On February 12th, the Senate passed a reauthorization of the Violence Against Women Act (VAWA) with broad bipartisan support. But House Republicans (who killed the legislation in the last Congress) have yet to introduce their version of the bill. They're still hung up on what might seem like a minor provision, which they've been battling about for a year and a half. Native American women are two-and-a-half times more likely to be raped than other women, and three out of five are victims of domestic violence. Currently, Native American courts don't have jurisdiction over domestic violence committed by non-native men on tribal lands. This provision would change that.
While there are some Republicans begging the House leadership to pass a bipartisan bill on the double, it's not just Congress they'll have to convince. All across the conservative landscape, voices of opposition have been coming out of the woodwork.
Senator John Cornyn (R-TX) calls the provision about those tribal courts a result of "unconstitutional demands of special interests." Special interests being women. Unconstitutional because he and other legislators claim that men tried in tribal courts would not be able to appeal that court's decision in federal courts (which is not true). Congressman Tom Cole (R-OK) says that what is really at issue is the fear among his colleagues, "veiled in constitutional theories," that "Indian [women] are going to take out 500 years of mistreatment on us through this."
The Heritage Foundation, a conservative think tank, is freaking out because the reauthorization of VAWA would, they claim, expand the definition of domestic violence to include "emotional distress," though the National Task Force to End Sexual and Domestic Violence Against Women has called this "a complete fabrication." More to the point, Heritage is worried the bill would give women more power. "The substance of VAWA focuse[s] largely on redistributing power and resources to female victims," says their blog.
Janice Crouse of the conservative Concerned Women for America is worried that VAWA could bring on "a war against men." The bill "ends up creating a climate of suspicion where all men are feared or viewed as violent and abusive and all women are viewed as victims," she says in a passage that uses the word "feminist" as if it were a curse, not an adjective: "The law is more about building feminist power structures."
Laura Wood, a conservative blogger writing at U.S. News & World Report, decries the "relentless feminist propaganda" around the bill, arguing that it "is opposed to domestic harmony," and claims that "dozens of studies have found that women initiate domestic violence at equal rates to men; due to the superior strength of men, women are more likely to get hurt." According to the National Institute of Justice, studies like those she cites do not measure control or coercion. The Institute concludes that 90% of "systematic, persistent, and injurious" violence is committed by men.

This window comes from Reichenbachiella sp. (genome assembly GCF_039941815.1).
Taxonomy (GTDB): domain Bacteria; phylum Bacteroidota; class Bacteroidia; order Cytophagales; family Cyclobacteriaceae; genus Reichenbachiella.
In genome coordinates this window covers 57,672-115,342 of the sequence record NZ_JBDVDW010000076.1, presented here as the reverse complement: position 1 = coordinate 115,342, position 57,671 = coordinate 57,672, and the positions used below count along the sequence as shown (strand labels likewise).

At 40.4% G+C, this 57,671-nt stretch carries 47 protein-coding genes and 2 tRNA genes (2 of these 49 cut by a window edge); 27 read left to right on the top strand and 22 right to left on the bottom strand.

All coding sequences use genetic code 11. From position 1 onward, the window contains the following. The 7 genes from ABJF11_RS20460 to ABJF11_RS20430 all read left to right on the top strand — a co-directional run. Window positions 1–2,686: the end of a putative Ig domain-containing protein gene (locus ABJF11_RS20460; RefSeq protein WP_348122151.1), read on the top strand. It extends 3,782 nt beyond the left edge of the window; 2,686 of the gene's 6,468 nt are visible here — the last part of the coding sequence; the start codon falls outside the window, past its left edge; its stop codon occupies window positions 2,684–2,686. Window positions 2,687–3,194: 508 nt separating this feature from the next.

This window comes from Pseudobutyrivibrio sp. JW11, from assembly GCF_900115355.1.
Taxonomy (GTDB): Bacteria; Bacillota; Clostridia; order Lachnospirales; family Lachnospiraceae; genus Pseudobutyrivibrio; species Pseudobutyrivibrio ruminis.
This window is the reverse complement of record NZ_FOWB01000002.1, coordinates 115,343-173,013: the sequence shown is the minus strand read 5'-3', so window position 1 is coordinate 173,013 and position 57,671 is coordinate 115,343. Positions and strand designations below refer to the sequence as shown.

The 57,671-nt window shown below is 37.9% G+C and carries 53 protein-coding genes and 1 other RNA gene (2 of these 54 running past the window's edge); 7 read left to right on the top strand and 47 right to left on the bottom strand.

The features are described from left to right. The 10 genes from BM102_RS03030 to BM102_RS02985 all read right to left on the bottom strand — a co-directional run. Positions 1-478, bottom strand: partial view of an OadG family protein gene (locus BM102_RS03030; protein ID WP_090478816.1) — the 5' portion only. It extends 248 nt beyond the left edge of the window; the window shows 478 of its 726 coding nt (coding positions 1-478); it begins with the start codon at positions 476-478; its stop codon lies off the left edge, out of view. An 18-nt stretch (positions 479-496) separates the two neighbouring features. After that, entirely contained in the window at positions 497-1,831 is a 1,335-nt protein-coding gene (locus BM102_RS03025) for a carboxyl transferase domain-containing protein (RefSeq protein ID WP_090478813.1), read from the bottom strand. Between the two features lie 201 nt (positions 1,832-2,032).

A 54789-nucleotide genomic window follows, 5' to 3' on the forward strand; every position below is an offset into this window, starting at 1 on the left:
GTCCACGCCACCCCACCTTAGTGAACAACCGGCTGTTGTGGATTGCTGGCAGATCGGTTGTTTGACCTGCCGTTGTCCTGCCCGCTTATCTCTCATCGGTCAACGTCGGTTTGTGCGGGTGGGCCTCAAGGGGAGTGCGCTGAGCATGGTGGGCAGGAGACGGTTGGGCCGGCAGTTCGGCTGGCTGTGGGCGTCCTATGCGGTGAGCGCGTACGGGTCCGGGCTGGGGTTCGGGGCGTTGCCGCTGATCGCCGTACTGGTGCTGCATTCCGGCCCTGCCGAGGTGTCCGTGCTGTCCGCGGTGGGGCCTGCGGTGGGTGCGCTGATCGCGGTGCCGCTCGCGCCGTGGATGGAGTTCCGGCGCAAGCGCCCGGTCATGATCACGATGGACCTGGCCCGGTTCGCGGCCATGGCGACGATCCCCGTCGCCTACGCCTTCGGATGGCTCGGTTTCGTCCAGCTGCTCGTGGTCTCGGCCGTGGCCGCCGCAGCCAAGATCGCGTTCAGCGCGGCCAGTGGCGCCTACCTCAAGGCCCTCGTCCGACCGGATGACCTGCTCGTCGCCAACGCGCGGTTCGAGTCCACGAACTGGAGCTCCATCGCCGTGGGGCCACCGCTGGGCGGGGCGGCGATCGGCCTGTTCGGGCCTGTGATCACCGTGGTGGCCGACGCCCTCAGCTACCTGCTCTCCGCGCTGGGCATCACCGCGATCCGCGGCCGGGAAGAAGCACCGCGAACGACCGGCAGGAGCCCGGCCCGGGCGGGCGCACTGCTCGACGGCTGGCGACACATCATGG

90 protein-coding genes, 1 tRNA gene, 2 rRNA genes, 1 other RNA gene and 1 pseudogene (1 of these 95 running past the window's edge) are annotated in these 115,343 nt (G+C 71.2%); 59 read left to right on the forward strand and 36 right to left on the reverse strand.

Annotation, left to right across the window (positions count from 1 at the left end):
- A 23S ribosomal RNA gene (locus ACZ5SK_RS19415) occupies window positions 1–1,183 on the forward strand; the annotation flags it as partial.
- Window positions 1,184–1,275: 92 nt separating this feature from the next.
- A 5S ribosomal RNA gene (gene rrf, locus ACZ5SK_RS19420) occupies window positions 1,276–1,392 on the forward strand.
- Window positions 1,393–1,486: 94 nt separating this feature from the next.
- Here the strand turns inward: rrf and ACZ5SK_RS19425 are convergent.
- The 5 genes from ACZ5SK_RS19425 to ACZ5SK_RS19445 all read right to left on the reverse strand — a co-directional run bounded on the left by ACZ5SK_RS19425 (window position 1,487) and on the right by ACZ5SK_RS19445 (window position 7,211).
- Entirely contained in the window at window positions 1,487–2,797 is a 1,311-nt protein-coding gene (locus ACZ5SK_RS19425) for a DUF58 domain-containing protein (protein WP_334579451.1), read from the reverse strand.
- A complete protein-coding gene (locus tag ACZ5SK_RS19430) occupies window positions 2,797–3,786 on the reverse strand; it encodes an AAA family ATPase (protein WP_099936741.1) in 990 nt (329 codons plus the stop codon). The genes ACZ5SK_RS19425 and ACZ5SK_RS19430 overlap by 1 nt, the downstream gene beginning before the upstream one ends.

The high-profile Tea Party group FreedomWorks says nbsp;that if women were forced to deal with this sort of violence on their own, it would empower them: "Supporters of the VAWA portray women as helpless victims -- this is the kind of attitude that is setting women back."
Such overwhelming hostility from social conservatives will be a big hurdle for the House GOP as they move to draft their own version of VAWA (yet again). It's also the kind of resistance that the push for women's rights has faced since its birth, as Ruth Rosen, author of the classic book The World Split Open: How the Modern Women's Movement Changed America, writes today. That such "debates" go on, so many decades after the feminist movement first burst onto the scene, is a reminder that the movement she's been involved with since its inception may indeed be "the longest revolution" of all. Erika Eichelberger
You've Come a Long Way, Baby (Or Have You?)
The Women's Movement, the Next Half-Century
By Ruth Rosen
In 1968, the Phillip Morris Company launched a memorable campaign to sell Virginia Slims, a new brand of cigarettes targeting women, itself a new phenomenon. It had a brand-new slogan: "You've come a long way, baby." The company plastered it on billboards nationwide and put it in TV ads that featured women of the early twentieth century being punished for smoking. In all their advertising, smoking was equated with a set of traits meant to capture the essence of women in a new era of equality -- independence, slimness, glamour, and liberation.
As it happened, the only equality this campaign ended up supporting involved lung cancer. Today, women and men die at similar rates from that disease.
Still, women have come a long way since the mid-twentieth century, and it's worth considering just how far -- and just how far we have to go.
Once Upon a Time
These days it may be hard for some to believe, but before the women's movement burst on the scene in the late 1960s, newspapers published ads for jobs on different pages, segregated by gender. Employers legally paid women less than men for the same work. Some bars refused to serve women and all banks denied married women credit or loans, a practice which didn't change until 1974. Some states even excluded women from jury duty.
Radio producers considered women's voices too abrasive to be on the air and television executives believed that women didn't have sufficient credibility to anchor the news. Few women ran big corporations or universities, or worked as firefighters and police officers. None sat on the Supreme Court, installed electrical equipment, climbed telephone poles, or owned construction companies. All hurricanes had female names, due to the widely held view that women brought chaos and destruction to society.
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